Many people in rural areas see delivery of government services as fragmented and lacking in co-ordination. This can cause direct and indirect financial and other costs for rural people.

This initiative is designed to help improve the delivery of Government services.

What Government services are involved?

Departments currently collaborating on the provision of improved client services are ACC, Housing NZ, Inland Revenue, Maori Land Court and Work & Income. The Ministry of Agriculture & Forestry, Te Puni Kokiri and the Community Employment Group of the Department of Labour may also be interested in using the centres for information dissemination.

A range of other Government services are being proposed by communities and the relevant Departments are being approached to participate.

District Councils may participate in outreach services in some areas.

How will these services be established?

Before a service centre is developed or an outreach service established a number of factors will have to be considered. These are:

- District council and community interest to provide local leadership and support

- The availability of suitable, existing premises (which, in relation particularly to the outreach service, offer a safe and secure environment for staff)

- The capacity of the government departments to participate

- Availability of finance (for service centres).

How will the community or voluntary sector benefit?

Community interest and support for either a service centre or an outreach service is important if their introduction is to be effective and the investment, in terms of time and travel, worthwhile. Local councils can provide leadership and community support for the service improvement.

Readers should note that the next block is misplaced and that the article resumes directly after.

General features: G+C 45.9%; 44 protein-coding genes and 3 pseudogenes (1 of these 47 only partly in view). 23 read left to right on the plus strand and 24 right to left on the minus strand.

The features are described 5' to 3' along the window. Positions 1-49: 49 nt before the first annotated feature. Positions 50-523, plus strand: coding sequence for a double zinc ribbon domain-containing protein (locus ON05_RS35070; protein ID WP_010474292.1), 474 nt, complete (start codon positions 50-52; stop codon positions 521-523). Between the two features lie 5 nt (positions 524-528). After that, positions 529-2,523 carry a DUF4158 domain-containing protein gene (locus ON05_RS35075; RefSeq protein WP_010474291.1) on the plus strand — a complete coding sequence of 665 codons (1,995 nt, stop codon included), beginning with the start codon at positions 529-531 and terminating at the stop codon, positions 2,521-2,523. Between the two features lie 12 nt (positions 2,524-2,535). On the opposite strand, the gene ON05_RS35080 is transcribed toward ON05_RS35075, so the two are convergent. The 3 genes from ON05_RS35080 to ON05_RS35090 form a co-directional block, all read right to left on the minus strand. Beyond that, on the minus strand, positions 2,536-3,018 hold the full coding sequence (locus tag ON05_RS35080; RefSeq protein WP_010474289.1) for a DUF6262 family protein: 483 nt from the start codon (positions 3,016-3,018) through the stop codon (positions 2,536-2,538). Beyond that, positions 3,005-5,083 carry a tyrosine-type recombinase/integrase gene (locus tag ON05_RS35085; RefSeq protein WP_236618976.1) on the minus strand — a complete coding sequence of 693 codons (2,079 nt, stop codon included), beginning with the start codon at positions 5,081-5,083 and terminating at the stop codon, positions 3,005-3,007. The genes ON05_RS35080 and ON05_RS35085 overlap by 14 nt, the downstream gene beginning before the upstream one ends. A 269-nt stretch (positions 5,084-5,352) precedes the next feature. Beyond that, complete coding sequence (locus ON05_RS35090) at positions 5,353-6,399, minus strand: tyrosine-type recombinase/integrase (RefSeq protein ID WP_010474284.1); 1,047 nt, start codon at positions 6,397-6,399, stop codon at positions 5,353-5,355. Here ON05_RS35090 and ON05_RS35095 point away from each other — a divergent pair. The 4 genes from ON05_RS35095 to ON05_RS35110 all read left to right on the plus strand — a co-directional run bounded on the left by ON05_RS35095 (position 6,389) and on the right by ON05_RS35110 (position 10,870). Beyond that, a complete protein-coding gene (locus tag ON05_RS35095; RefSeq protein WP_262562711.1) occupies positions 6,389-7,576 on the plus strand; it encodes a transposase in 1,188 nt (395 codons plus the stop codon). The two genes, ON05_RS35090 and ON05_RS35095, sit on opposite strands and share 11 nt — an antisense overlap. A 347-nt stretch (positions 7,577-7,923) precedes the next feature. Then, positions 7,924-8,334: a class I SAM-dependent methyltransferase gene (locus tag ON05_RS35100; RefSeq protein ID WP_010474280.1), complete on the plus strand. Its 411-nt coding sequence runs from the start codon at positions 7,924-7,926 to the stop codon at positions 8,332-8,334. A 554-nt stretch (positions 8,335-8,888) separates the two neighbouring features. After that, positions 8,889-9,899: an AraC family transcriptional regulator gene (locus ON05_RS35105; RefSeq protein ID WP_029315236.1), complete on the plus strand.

It is a longer term aim that the service centres would see voluntary or community groups located in the same building as government agencies, so the voluntary sector can gain some tangible support from the government agencies they are working with, through sharing resources like meeting and interview rooms, training facilities and photocopying equipment.

That would provide a one-stop shop for people in the community and improve the linkages between government and community services in communities. However there are a number of issues still to be worked through in this initial stage, such as security of tenure for community organisations.

How much is Heartland Services costing?

Government is making money available in the new financial year for the establishment of service centres in up to 16 locations over the next two years. Where practicable centres will be set up in existing Government owned or leased premises.

The outreach service component of Heartland Services (which involves interagency teams travelling into remote settlements once or twice a month) is not an expensive exercise, so long as suitable premises and telephones are available. The costs of outreach services are being absorbed by participating agencies out of existing budgets.

Where else will Heartland Service Centres be established?

The initial intention is to establish service centres in Dargaville, Pukekohe, Paeroa, Te Kuiti, Taumarunui, Opotiki, Murupara, Turangi, Kawerau, Ruatoria, Taihape, Waipukurau, Dannevirke, Marton, Westport and Kaikoura. However a number of other local authorities are seeking centres in their towns including Taupo, Hawera, Hokitika and Queenstown.

Where will outreach services go?

There are potentially over 40 remote locations to which outreach services could be provided. Their introduction will depend on community interest, the availability of a suitable base and the capacity of the various Government agencies to participate.

Bases being offered to date for the periodic delivery of outreach services include iwi social service offices, medical centres, an area school community library, community resource centre, and district council service centre.

What timeframe has been set for the implementation of this initiative?

The implementation of a Heartland Service initiative in any area is dependent on district council and community support. There are currently 23 steering groups considering the potential for either a service centre or outreach service in their areas.

These groups are working at their own pace and implementation will occur as and when communities are ready for it to happen.

ENDS